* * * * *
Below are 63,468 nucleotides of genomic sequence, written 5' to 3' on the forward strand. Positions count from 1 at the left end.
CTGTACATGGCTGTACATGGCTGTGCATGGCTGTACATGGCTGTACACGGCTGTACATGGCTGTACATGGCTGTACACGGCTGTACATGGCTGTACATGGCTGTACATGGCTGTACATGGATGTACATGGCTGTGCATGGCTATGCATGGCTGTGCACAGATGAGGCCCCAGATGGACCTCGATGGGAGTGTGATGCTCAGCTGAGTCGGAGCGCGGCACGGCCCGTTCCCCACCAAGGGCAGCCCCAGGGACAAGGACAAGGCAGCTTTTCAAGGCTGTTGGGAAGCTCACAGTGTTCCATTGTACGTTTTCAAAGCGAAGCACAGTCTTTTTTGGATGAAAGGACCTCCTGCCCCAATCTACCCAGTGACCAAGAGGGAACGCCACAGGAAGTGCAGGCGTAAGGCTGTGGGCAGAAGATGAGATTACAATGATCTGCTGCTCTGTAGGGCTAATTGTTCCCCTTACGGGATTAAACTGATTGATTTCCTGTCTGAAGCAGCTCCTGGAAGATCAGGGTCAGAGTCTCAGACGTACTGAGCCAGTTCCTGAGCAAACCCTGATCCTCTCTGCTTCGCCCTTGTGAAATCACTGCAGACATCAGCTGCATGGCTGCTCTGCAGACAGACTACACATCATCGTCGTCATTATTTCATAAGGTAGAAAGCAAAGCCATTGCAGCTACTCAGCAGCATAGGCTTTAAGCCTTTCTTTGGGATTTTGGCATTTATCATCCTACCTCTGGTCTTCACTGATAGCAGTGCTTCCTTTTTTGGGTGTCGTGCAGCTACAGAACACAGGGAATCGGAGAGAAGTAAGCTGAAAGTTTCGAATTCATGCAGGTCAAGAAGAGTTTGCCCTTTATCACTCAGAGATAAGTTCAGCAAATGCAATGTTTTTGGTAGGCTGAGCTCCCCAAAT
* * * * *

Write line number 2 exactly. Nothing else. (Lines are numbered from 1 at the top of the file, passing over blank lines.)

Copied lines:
CTGTACATGGCTGTACATGGCTGTGCATGGCTGTACATGGCTGTACACGGCTGTACATGGCTGTACATGGCTGTACACGGCTGTACATGGCTGTACATGGCTGTACATGGCTGTACATGGATGTACATGGCTGTGCATGGCTATGCATGGCTGTGCACAGATGAGGCCCCAGATGGACCTCGATGGGAGTGTGATGCTCAGCTGAGTCGGAGCGCGGCACGGCCCGTTCCCCACCAAGGGCAGCCCCAGGGACAAGGACAAGGCAGCTTTTCAAGGCTGTTGGGAAGCTCACAGTGTTCCATTGTACGTTTTCAAAGCGAAGCACAGTCTTTTTTGGATGAAAGGACCTCCTGCCCCAATCTACCCAGTGACCAAGAGGGAACGCCACAGGAAGTGCAGGCGTAAGGCTGTGGGCAGAAGATGAGATTACAATGATCTGCTGCTCTGTAGGGCTAATTGTTCCCCTTACGGGATTAAACTGATTGATTTCCTGTCTGAAGCAGCTCCTGGAAGATCAGGGTCAGAGTCTCAGACGTACTGAGCCAGTTCCTGAGCAAACCCTGATCCTCTCTGCTTCGCCCTTGTGAAATCACTGCAGACATCAGCTGCATGGCTGCTCTGCAGACAGACTACACATCATCGTCGTCATTATTTCATAAGGTAGAAAGCAAAGCCATTGCAGCTACTCAGCAGCATAGGCTTTAAGCCTTTCTTTGGGATTTTGGCATTTATCATCCTACCTCTGGTCTTCACTGATAGCAGTGCTTCCTTTTTTGGGTGTCGTGCAGCTACAGAACACAGGGAATCGGAGAGAAGTAAGCTGAAAGTTTCGAATTCATGCAGGTCAAGAAGAGTTTGCCCTTTATCACTCAGAGATAAGTTCAGCAAATGCAATGTTTTTGGTAGGCTGAGCTCCCCAAAT